I completely forgot to post this Sunday (and the rest of the week). Check this out!
"For more than two decades, blue-ribbon commissions have debated the framework of a penal system that has made Louisiana the world leader in incarceration. Lawyers, jurists, sheriffs and other experts have produced myriad analyses and policy recommendations, usually to no avail as tough-on-crime legislators, prosecutors and judges increased penalties and made parole harder to get.
But with increasingly tight state operating budgets putting a sharper focus on the number of Louisianians who are locked up -- currently 40,000 of them, at a cost of $663 million annually, without much evidence that it has led to a corresponding drop in crime -- the Louisiana Legislature this year approved several policy changes that in previous years probably would have gotten nowhere.
However, with the new provisions aimed only at nonviolent offenders, and none of the new measures expressly requiring leniency, the question is whether the alterations portend a fundamental policy shift or simply mark incremental steps.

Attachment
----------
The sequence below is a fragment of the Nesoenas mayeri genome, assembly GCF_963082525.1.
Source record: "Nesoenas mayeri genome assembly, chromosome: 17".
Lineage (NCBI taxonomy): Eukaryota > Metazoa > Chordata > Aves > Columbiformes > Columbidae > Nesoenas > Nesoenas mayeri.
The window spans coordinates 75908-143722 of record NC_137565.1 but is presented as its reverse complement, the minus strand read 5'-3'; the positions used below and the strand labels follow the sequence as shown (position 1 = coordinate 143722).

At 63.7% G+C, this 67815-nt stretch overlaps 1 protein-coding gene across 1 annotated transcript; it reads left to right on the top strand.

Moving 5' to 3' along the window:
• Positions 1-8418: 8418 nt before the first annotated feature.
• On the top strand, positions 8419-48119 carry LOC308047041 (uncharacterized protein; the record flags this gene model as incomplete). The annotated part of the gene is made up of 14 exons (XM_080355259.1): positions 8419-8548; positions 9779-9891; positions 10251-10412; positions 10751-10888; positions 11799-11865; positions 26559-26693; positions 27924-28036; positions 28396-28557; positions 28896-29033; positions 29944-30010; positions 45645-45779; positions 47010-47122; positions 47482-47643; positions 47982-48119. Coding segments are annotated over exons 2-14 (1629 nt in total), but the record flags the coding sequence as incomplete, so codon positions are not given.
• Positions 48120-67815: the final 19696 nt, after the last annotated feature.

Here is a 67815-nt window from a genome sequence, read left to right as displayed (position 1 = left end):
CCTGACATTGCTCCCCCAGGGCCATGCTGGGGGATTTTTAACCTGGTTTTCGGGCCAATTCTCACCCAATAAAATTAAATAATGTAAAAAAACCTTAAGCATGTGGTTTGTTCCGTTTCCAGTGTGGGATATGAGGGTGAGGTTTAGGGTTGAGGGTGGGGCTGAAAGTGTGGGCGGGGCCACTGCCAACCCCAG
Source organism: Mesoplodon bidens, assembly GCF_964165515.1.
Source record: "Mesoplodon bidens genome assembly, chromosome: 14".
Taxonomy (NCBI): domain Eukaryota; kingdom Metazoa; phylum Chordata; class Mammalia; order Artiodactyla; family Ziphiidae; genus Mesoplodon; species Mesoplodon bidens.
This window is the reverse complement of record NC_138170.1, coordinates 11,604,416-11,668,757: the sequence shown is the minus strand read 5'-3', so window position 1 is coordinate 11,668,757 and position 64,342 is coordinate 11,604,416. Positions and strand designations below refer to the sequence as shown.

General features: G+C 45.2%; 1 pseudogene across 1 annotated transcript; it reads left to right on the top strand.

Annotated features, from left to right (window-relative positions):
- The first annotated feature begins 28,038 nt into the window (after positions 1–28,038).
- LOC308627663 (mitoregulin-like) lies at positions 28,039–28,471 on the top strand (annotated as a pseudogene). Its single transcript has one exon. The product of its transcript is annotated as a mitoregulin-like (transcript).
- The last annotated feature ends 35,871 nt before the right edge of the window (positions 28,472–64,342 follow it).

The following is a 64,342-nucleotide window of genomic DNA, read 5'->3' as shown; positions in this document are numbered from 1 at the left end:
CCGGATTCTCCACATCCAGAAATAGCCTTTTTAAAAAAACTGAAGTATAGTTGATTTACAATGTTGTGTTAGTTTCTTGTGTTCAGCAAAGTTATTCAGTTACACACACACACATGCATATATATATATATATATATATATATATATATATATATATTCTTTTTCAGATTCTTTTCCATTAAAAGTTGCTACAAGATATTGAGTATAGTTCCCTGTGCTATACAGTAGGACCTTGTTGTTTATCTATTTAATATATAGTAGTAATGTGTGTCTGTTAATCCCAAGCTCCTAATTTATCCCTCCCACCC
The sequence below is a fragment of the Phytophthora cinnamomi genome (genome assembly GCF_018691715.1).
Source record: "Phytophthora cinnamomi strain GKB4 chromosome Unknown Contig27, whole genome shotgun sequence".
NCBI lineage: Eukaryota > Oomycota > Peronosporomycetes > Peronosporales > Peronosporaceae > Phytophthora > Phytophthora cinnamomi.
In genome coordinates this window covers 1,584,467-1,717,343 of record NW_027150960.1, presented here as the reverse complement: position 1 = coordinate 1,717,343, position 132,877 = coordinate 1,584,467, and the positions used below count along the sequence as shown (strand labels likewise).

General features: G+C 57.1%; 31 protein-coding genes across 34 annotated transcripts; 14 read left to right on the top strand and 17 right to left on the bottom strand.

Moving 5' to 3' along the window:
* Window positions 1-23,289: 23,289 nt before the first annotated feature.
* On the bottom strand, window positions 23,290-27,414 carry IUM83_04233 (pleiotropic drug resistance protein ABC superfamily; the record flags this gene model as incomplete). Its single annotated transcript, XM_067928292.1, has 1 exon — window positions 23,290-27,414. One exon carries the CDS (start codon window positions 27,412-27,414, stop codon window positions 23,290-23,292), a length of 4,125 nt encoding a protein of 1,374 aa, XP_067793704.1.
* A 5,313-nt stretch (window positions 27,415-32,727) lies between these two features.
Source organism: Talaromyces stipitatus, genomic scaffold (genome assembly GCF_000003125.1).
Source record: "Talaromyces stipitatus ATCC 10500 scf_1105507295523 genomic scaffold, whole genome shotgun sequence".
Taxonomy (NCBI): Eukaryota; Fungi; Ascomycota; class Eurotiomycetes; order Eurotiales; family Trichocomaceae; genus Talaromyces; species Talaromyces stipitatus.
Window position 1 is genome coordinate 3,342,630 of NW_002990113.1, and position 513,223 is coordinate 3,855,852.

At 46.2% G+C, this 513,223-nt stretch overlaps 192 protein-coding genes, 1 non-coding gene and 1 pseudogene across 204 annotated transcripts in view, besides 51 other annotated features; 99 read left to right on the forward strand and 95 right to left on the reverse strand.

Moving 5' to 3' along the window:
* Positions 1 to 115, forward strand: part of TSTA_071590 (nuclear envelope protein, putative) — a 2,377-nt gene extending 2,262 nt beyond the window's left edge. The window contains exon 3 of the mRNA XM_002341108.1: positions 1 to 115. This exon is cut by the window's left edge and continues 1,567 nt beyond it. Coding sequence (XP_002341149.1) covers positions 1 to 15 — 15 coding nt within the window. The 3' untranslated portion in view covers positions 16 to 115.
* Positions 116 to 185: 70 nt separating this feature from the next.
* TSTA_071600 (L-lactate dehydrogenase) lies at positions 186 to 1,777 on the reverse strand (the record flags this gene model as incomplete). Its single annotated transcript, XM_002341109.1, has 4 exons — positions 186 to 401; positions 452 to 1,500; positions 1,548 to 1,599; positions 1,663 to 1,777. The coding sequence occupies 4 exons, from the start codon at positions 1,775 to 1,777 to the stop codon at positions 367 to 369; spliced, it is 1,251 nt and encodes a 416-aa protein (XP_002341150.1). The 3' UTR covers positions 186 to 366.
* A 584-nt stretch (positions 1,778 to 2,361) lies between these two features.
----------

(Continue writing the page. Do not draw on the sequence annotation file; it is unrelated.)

For the first time, certain inmates sentenced to life without parole -- nonviolent offenders who drew their sentences under Louisiana's defunct "three strikes and you're out" law -- will be eligible for release. Other lifers, along with some second-time offenders, will be eligible for parole more quickly than under their original sentences.
In addition, two new judicial districts will operate "re-entry courts" aimed at helping released prisoners get job training and otherwise prepare to return to productive citizenship. Prosecutors and judges also will have new discretion to sidestep minimum penalty requirements in existing criminal statutes.
Besides being limited to those convicted of nonviolent crimes, and excluding all those found guilty of sex crimes, the new policies come with other conditions, including that inmates have displayed good behavior behind bars.
Paroles, meanwhile, will be decided by a newly created seven-person committee comprising the existing Pardon Board and two new appointees, yet to be named by Gov. Bobby Jindal. The old parole board will cease operations."
Louisiana Legislature takes steps toward reducing incarceration for nonviolent crimes | NOLA.com